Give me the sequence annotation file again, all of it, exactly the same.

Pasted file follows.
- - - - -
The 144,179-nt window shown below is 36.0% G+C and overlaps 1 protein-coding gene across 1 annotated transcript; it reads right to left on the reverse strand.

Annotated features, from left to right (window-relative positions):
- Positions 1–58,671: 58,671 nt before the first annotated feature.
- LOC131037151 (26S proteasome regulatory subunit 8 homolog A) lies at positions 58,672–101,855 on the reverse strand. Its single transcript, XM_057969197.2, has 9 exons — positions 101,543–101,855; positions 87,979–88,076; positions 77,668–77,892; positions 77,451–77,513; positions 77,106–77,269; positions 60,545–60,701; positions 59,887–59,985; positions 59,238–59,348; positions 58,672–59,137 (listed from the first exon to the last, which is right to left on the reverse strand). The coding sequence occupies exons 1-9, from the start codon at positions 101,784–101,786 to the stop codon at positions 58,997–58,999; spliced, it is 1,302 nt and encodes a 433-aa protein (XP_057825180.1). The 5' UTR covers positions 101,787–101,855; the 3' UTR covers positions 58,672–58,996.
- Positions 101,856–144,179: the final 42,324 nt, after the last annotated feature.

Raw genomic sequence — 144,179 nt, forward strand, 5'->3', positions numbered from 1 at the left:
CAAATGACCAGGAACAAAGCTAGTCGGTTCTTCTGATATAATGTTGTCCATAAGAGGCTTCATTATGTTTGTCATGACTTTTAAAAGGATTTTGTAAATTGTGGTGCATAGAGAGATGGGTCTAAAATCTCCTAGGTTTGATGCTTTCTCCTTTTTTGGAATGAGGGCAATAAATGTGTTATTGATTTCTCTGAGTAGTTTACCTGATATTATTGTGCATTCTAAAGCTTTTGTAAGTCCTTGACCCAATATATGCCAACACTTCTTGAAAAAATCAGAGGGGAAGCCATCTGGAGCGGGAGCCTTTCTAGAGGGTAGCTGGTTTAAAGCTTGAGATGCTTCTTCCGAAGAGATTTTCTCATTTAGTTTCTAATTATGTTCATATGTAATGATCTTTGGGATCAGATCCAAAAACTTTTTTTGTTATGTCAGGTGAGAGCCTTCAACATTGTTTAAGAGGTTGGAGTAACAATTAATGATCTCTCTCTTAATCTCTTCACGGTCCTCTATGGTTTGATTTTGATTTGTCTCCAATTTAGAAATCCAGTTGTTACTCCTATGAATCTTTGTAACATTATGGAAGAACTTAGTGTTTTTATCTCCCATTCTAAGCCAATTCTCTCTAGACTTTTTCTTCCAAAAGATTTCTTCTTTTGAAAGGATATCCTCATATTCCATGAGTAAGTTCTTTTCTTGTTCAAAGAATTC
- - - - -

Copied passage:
The 144,179-nt window shown below is 36.0% G+C and overlaps 1 protein-coding gene across 1 annotated transcript; it reads right to left on the reverse strand.

Annotated features, from left to right (window-relative positions):
- Positions 1–58,671: 58,671 nt before the first annotated feature.
- LOC131037151 (26S proteasome regulatory subunit 8 homolog A) lies at positions 58,672–101,855 on the reverse strand. Its single transcript, XM_057969197.2, has 9 exons — positions 101,543–101,855; positions 87,979–88,076; positions 77,668–77,892; positions 77,451–77,513; positions 77,106–77,269; positions 60,545–60,701; positions 59,887–59,985; positions 59,238–59,348; positions 58,672–59,137 (listed from the first exon to the last, which is right to left on the reverse strand). The coding sequence occupies exons 1-9, from the start codon at positions 101,784–101,786 to the stop codon at positions 58,997–58,999; spliced, it is 1,302 nt and encodes a 433-aa protein (XP_057825180.1). The 5' UTR covers positions 101,787–101,855; the 3' UTR covers positions 58,672–58,996.
- Positions 101,856–144,179: the final 42,324 nt, after the last annotated feature.

Raw genomic sequence — 144,179 nt, forward strand, 5'->3', positions numbered from 1 at the left:
CAAATGACCAGGAACAAAGCTAGTCGGTTCTTCTGATATAATGTTGTCCATAAGAGGCTTCATTATGTTTGTCATGACTTTTAAAAGGATTTTGTAAATTGTGGTGCATAGAGAGATGGGTCTAAAATCTCCTAGGTTTGATGCTTTCTCCTTTTTTGGAATGAGGGCAATAAATGTGTTATTGATTTCTCTGAGTAGTTTACCTGATATTATTGTGCATTCTAAAGCTTTTGTAAGTCCTTGACCCAATATATGCCAACACTTCTTGAAAAAATCAGAGGGGAAGCCATCTGGAGCGGGAGCCTTTCTAGAGGGTAGCTGGTTTAAAGCTTGAGATGCTTCTTCCGAAGAGATTTTCTCATTTAGTTTCTAATTATGTTCATATGTAATGATCTTTGGGATCAGATCCAAAAACTTTTTTTGTTATGTCAGGTGAGAGCCTTCAACATTGTTTAAGAGGTTGGAGTAACAATTAATGATCTCTCTCTTAATCTCTTCACGGTCCTCTATGGTTTGATTTTGATTTGTCTCCAATTTAGAAATCCAGTTGTTACTCCTATGAATCTTTGTAACATTATGGAAGAACTTAGTGTTTTTATCTCCCATTCTAAGCCAATTCTCTCTAGACTTTTTCTTCCAAAAGATTTCTTCTTTTGAAAGGATATCCTCATATTCCATGAGTAAGTTCTTTTCTTGTTCAAAGAATTC